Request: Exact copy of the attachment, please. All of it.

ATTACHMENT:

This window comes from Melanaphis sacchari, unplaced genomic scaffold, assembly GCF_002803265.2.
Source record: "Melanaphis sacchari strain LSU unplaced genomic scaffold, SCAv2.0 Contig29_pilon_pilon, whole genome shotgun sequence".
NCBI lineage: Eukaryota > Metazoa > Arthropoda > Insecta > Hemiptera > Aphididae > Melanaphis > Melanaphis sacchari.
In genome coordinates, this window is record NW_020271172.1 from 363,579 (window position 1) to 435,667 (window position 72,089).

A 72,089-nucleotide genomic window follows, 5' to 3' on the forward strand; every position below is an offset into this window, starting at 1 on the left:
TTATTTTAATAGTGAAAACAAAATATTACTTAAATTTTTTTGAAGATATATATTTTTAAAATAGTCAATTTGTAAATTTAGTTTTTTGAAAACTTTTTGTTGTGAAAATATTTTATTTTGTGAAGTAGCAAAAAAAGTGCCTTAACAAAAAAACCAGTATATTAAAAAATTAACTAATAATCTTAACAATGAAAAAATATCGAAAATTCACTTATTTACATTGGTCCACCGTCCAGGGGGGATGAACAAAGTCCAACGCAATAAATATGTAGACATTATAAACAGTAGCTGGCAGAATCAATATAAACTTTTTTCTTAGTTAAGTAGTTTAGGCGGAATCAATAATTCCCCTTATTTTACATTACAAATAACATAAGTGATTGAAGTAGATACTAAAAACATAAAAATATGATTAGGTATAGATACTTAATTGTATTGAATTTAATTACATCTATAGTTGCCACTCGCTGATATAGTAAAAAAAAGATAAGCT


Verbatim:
This window comes from Melanaphis sacchari, unplaced genomic scaffold, assembly GCF_002803265.2.
Source record: "Melanaphis sacchari strain LSU unplaced genomic scaffold, SCAv2.0 Contig29_pilon_pilon, whole genome shotgun sequence".
NCBI lineage: Eukaryota > Metazoa > Arthropoda > Insecta > Hemiptera > Aphididae > Melanaphis > Melanaphis sacchari.
In genome coordinates, this window is record NW_020271172.1 from 363,579 (window position 1) to 435,667 (window position 72,089).

A 72,089-nucleotide genomic window follows, 5' to 3' on the forward strand; every position below is an offset into this window, starting at 1 on the left:
TTATTTTAATAGTGAAAACAAAATATTACTTAAATTTTTTTGAAGATATATATTTTTAAAATAGTCAATTTGTAAATTTAGTTTTTTGAAAACTTTTTGTTGTGAAAATATTTTATTTTGTGAAGTAGCAAAAAAAGTGCCTTAACAAAAAAACCAGTATATTAAAAAATTAACTAATAATCTTAACAATGAAAAAATATCGAAAATTCACTTATTTACATTGGTCCACCGTCCAGGGGGGATGAACAAAGTCCAACGCAATAAATATGTAGACATTATAAACAGTAGCTGGCAGAATCAATATAAACTTTTTTCTTAGTTAAGTAGTTTAGGCGGAATCAATAATTCCCCTTATTTTACATTACAAATAACATAAGTGATTGAAGTAGATACTAAAAACATAAAAATATGATTAGGTATAGATACTTAATTGTATTGAATTTAATTACATCTATAGTTGCCACTCGCTGATATAGTAAAAAAAAGATAAGCT